I had a second visit to Ayutthaya, this time with some friends, who were also in Thailand doing the “volunteer” experience. As I had been here before I didn’t want to see the same things so, whilst everyone else amused themselves taking elephant rides, I took a small group, who were happy to tag along, to Wat Phanan Choeng, which is a popular tourist attraction in Ayutthaya Historical Park.
It houses a large Buddha from 1334 CE. It is called Luang Pho Tho, and is thought of as a guardian for mariners.
There is also a traditional Thai house that you can go into and walk around. It is built on stilts to provide the area beneath the house with storage, a place to relax during the day, or to keep livestock. This is a traditional way of building Thai homes mainly due to heavy flooding during the year and, in ancient times, to prevent predators dropping in!
I gave my eager listeners a little information about the ancient city (with thanks to a copy of the Rough Guide to Thailand), and after lunch we went to Wat Yai Chaimongkol, which is situated a short truck ride away from the main city and surrounded by sprawling countryside.
The temple itself is nestled into neatly kept gardens. You can walk up the many stairs to the top of this temple, which is hard work in the heat of the day, but worth it at the top where you can get great photographic shots of the gardens and green countryside.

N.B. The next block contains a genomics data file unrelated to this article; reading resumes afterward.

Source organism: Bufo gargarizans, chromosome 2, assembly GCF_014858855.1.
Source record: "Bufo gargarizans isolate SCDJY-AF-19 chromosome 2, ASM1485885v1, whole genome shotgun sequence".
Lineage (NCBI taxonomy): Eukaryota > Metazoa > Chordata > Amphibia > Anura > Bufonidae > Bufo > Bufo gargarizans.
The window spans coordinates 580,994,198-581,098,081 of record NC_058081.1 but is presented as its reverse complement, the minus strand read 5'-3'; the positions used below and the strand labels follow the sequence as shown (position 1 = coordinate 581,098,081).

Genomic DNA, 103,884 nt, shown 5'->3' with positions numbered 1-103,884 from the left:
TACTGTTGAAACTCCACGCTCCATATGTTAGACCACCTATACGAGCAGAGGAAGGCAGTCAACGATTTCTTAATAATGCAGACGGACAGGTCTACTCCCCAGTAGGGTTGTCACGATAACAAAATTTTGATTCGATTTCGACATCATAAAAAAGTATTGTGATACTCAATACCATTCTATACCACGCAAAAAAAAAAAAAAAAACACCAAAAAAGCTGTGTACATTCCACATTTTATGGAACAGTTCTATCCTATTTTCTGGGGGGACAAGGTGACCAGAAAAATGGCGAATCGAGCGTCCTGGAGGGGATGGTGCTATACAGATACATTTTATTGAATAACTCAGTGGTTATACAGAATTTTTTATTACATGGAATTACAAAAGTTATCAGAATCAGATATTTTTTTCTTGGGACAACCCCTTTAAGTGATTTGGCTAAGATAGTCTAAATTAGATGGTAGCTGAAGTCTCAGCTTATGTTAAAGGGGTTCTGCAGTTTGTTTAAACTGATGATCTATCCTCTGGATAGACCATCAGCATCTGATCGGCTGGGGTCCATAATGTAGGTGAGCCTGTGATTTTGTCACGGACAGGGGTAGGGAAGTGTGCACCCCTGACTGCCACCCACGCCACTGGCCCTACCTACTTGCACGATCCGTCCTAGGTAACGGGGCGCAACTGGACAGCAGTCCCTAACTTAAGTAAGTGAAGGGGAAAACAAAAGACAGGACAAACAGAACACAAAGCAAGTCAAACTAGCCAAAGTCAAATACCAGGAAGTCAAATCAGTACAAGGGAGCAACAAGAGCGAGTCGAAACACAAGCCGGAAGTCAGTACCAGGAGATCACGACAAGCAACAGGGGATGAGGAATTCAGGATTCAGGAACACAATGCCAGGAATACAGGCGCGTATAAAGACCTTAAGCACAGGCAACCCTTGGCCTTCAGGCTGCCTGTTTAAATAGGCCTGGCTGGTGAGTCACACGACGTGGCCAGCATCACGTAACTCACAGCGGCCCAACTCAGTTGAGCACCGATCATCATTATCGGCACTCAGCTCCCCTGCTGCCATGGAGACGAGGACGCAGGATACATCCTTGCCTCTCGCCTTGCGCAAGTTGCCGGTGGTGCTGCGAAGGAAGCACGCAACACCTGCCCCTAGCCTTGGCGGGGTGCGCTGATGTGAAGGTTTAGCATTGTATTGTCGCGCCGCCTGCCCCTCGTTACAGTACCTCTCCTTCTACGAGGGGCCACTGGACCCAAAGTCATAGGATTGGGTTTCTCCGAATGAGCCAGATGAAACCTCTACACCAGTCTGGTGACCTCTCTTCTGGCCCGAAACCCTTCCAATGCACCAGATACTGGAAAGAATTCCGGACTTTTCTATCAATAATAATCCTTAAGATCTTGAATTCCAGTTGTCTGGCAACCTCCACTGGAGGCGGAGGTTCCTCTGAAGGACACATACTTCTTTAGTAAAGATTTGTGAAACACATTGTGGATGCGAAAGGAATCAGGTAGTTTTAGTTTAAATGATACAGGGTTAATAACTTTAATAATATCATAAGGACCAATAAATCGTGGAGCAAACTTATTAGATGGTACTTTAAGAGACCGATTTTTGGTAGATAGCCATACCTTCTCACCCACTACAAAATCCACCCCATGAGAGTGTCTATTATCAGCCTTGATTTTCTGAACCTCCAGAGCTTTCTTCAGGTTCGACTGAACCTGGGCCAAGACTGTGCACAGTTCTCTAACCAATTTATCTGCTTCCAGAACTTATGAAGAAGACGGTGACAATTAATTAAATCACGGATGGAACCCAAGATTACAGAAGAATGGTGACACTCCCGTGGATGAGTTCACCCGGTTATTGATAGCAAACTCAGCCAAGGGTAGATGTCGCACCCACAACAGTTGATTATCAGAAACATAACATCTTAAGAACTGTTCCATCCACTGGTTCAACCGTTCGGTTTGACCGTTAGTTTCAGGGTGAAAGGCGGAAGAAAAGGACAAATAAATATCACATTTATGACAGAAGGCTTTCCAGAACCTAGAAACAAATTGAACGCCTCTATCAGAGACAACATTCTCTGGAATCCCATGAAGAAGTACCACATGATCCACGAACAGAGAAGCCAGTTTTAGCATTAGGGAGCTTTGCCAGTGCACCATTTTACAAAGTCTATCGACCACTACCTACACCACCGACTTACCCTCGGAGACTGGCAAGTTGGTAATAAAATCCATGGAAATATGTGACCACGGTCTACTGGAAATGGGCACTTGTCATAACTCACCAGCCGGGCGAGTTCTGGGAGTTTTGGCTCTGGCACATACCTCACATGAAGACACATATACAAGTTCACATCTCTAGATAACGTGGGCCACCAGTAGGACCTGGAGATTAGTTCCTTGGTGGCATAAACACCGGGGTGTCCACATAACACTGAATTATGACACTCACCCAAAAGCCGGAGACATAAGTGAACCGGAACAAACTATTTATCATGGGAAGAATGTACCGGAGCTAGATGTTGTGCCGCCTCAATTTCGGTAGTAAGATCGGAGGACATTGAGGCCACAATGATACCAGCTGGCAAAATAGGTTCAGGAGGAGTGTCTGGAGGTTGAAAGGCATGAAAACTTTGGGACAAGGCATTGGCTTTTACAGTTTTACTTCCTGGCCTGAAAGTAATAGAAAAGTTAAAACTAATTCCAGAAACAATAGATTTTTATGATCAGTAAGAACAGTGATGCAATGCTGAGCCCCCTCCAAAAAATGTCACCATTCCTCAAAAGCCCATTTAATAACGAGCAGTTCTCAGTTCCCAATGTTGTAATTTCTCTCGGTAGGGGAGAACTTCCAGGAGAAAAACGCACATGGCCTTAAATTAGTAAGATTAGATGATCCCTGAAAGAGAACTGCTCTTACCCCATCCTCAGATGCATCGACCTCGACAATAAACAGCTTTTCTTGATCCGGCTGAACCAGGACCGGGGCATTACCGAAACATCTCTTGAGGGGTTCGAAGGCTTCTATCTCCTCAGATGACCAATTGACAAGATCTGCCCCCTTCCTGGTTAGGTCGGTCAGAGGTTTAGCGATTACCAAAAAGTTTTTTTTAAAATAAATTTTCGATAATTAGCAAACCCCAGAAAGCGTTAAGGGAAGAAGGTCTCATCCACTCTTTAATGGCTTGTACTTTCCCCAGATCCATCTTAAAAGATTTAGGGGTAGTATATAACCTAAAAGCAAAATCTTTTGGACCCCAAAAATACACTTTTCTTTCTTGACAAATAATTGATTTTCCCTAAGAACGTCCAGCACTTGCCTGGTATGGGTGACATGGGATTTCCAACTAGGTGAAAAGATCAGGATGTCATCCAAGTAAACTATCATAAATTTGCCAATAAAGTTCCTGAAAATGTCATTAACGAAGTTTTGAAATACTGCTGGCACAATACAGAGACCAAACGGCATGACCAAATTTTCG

Also within the temple compound is an impressive white reclining Buddha, which represents the Buddha after his death.
Near to the ruined city of Ayutthaya was an elephant village, where the elephants rested after a tiring day, ferrying hordes of tourists back and forth for their enjoyment (the tourists not the elephant’s enjoyment). There are quite a few elephants housed here and you can watch them get fed, watered and taking their daily baths. There was a tiny baby one, which was very cute. I say tiny, tiny compared to its mother, but it still managed to butt me out of the way, with quite a bit of force I might add, so that I toppled backwards and landed in a pile of kee (shit). Poor thing got its own back, from being annoyed by humans, by head butting quite a few of us.
Wats and Pachyderms aside, on the way back to Singburi myself and another girl in the group, asked to stop so we could relieve ourselves. The truck stopped beside the roadside and unbeknown to us there was a mud hole and because it was dark (and we were desperate) she went flying into the mud (she went first-sniggers) and got completely covered. I followed but realised what was happening and so saved myself only to lose a flip-flop, which I managed to retrieve. Why the truck driver didn’t tell us we were only two minutes away from a service station, I still don’t know- I mean, they do this route every month with new volunteers (maybe that is why he didn’t tell us- for the amusement factor). Our co-ordinator made us get off the truck and wash the mud off because one never knows what one could catch from putrid mud in these tropical climes. And the moral of the story? Don’t go to the toilet in the dark- you never know what you might find!